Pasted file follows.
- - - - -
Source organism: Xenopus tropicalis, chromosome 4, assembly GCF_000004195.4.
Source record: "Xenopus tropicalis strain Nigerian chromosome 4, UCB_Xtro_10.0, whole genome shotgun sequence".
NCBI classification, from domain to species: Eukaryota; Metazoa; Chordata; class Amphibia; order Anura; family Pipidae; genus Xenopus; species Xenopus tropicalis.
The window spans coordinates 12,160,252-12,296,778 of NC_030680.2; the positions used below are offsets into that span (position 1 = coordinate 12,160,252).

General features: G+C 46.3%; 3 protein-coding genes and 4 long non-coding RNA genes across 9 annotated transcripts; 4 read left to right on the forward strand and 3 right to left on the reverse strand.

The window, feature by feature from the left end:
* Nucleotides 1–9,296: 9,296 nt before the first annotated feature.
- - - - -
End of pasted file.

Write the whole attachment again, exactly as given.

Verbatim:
Source organism: Xenopus tropicalis, chromosome 4, assembly GCF_000004195.4.
Source record: "Xenopus tropicalis strain Nigerian chromosome 4, UCB_Xtro_10.0, whole genome shotgun sequence".
NCBI classification, from domain to species: Eukaryota; Metazoa; Chordata; class Amphibia; order Anura; family Pipidae; genus Xenopus; species Xenopus tropicalis.
The window spans coordinates 12,160,252-12,296,778 of NC_030680.2; the positions used below are offsets into that span (position 1 = coordinate 12,160,252).

General features: G+C 46.3%; 3 protein-coding genes and 4 long non-coding RNA genes across 9 annotated transcripts; 4 read left to right on the forward strand and 3 right to left on the reverse strand.

The window, feature by feature from the left end:
* Nucleotides 1–9,296: 9,296 nt before the first annotated feature.